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When Kaoru Eguchi, deputy general manager of Nissan's Iwaki plant, saw the damage after the March earthquake, he thought the plant was finished. (Junko Kimura for The Globe and Mail/Junko Kimura for The Globe and Mail)
When Kaoru Eguchi, deputy general manager of Nissan's Iwaki plant, saw the damage after the March earthquake, he thought the plant was finished. (Junko Kimura for The Globe and Mail/Junko Kimura for The Globe and Mail)

After a year of disasters, Japan's auto sector fights back Add to ...

As a resident of eastern Japan for much of his life, Hikaru Kawasumi has lived through more earthquakes than he can count.

So the 59-year-old Nissan Motor Co. Ltd. employee thought the March 11 tremors were routine – until the desk under which he had sought shelter slid away from him.

“I thought the building would collapse and come crashing down,” Mr. Kawasumi recalled as he guided visitors on a tour of the engine plant in Iwaki, Japan, one of a handful of auto plants close to the epicentre.

The factory did not collapse. It did, however, suffer severe damage, and it would have been worse if not for three employees who rushed to put out a fire that had been started by spilled molten aluminum.

Today, a clock that crashed to the floor on that horrible day is on display in the lobby, stopped permanently at 2:46, the time that marked the start of a two-month shutdown in Iwaki and the beginning of an annus horribilis for Japan’s auto makers.

Most of the industry followed the Nissan plant into a months-long period of shutdowns that spread to Japanese auto makers’ factories around the globe. The quake caused Toyota’s first quarterly loss in two years and profits fell at both Honda and Nissan; all told, the cost of the disaster ran into the billions of dollars.

The lost production, which led to shortages of popular models such as the Canadian-built Honda Civic and Toyota RAV4, accelerated an already disturbing erosion of market share that began in the trough of the recession at the end of 2008. The losses have sliced five percentage points from the Japanese share of global auto sales, cutting nearly 3.2 million vehicles from its manufacturers’ annual sales – nearly the equivalent of Honda Motor Co. Ltd.’s entire global sales in a year.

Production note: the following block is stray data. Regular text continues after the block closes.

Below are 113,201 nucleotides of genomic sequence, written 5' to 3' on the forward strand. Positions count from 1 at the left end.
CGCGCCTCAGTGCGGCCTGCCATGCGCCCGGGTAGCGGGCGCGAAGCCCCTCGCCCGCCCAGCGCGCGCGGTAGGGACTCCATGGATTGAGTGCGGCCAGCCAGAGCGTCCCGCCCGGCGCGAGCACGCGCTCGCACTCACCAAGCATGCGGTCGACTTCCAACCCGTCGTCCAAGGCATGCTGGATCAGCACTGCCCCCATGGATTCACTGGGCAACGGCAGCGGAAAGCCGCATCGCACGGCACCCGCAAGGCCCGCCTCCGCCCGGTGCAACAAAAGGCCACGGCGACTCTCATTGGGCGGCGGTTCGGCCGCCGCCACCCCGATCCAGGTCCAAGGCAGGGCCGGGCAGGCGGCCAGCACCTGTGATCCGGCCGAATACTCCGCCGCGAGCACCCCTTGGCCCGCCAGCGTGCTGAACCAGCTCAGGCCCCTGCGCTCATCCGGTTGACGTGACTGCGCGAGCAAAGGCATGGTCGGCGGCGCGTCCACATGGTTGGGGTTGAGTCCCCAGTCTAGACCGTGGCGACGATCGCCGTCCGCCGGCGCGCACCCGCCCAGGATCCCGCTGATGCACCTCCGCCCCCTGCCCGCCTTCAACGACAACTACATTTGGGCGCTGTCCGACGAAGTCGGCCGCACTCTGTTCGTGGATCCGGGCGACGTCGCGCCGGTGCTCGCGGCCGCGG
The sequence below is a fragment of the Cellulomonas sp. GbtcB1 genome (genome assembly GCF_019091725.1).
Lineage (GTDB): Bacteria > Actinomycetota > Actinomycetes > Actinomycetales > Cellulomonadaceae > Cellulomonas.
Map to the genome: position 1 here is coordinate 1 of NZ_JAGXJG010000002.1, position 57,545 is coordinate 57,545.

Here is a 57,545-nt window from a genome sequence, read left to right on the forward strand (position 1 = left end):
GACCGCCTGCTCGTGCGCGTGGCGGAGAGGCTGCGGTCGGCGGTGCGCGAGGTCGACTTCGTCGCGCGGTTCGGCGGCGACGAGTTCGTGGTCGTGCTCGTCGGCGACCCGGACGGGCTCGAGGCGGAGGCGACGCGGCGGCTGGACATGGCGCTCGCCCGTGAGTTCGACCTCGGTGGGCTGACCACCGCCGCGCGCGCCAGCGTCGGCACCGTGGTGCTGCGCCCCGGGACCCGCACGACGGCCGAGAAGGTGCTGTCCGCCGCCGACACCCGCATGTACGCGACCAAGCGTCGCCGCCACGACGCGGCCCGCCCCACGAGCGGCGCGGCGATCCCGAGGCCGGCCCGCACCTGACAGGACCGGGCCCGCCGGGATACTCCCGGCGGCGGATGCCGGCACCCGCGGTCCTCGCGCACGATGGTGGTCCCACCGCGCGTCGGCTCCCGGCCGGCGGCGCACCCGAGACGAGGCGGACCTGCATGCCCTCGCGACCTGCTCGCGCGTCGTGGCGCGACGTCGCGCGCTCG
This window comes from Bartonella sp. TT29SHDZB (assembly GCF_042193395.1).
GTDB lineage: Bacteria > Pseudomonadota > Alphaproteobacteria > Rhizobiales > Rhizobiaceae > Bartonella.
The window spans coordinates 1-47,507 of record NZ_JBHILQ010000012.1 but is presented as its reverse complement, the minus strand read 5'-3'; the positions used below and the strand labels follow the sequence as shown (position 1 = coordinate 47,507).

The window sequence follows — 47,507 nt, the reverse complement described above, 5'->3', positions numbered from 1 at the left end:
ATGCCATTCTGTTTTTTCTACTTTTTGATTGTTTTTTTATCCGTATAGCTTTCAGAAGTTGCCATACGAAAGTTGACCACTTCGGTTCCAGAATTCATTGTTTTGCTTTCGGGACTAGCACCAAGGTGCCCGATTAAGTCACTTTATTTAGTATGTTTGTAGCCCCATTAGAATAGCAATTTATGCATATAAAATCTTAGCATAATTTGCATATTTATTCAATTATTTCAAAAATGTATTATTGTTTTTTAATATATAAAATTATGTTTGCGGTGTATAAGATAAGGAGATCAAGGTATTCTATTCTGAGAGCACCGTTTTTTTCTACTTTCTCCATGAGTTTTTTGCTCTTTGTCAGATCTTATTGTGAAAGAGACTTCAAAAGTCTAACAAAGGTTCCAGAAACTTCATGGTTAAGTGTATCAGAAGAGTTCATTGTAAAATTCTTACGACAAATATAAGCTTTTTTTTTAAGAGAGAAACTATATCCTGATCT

The economic aftershocks from the quake rippled around the world; the disaster caused havoc in a wide variety of industries. The quake created shortages of electronics, cameras, and other consumer goods – along with the computer chips that control them – that find their way from Japan into almost every household in the world’s richest nations. The quake’s impact was so far-reaching that it contributed to a 0.5-per-cent decline in Canada’s gross domestic product during the second quarter, and, for a time, snuffed out what little momentum remained in the tepid U.S. recovery from recession.

It has taken many months to recover the lost growth. No industry felt the pain like Japan Automotive Inc. – but perhaps no business has made as remarkable a comeback.

In the midst of its gravest crisis, the industry turned to the same principles that had turned it into an international powerhouse, one that has been widely examined as a case study of how to build a global champion. In the days and weeks after the quake, Japanese companies put into play the well-honed doctrines of problem-solving, continuous improvement, root cause analysis and teamwork – extending even to co-operation between rivals that battle each other mercilessly in the marketplace.

After months of silence, even the most badly damaged plants – such as Nissan’s Iwaki factory – sprang back to life and began cranking out engines, transmissions, cars and trucks. And even long-time senior executives who grew up with the Japanese Way of doing things marvelled at the industry’s ability to recover.

The Japan-based companies are back at full production again and dealers in Canada, the United States and elsewhere are stocking their lots with new vehicles.

But in the long run, recovering from the catastrophes of 2011 – the quake and the recent flooding in Thailand, which put a Honda plant under water and disrupted parts supplies for weeks to it and other Japan-based companies – may be the least of the challenges for the auto makers.

Now Japan’s auto makers must fight a tougher battle – halting that decline in market share and winning back consumers who have flocked to the resurgent Detroit Three, insurgent South Koreans and ambitious Europeans, including one German manufacturer determined to be the world’s largest auto maker by 2018.

And the attempt to recover runs up against not only the surging yen, which saps profits, but also the harsh reality that economies around the world are teetering and central bankers are berating consumers about adding to their already high debt burdens.

The comeback bid will be driven by a flood of new models and a focus on new technology, and will shape the competitive landscape for the global automotive sector in 2012 and beyond.

The earthquake

Karou Eguchi, deputy general manager of the Iwaki plant, was enjoying a day off 150 kilometres away when the earth shook that Friday afternoon in March.

The quake caused such traffic chaos that it took him 13 hours to return to his home near the city of 350,000, about 200 kilometres south of Sendai, the port that featured in television news reports with footage of the tsunami pounding ashore.

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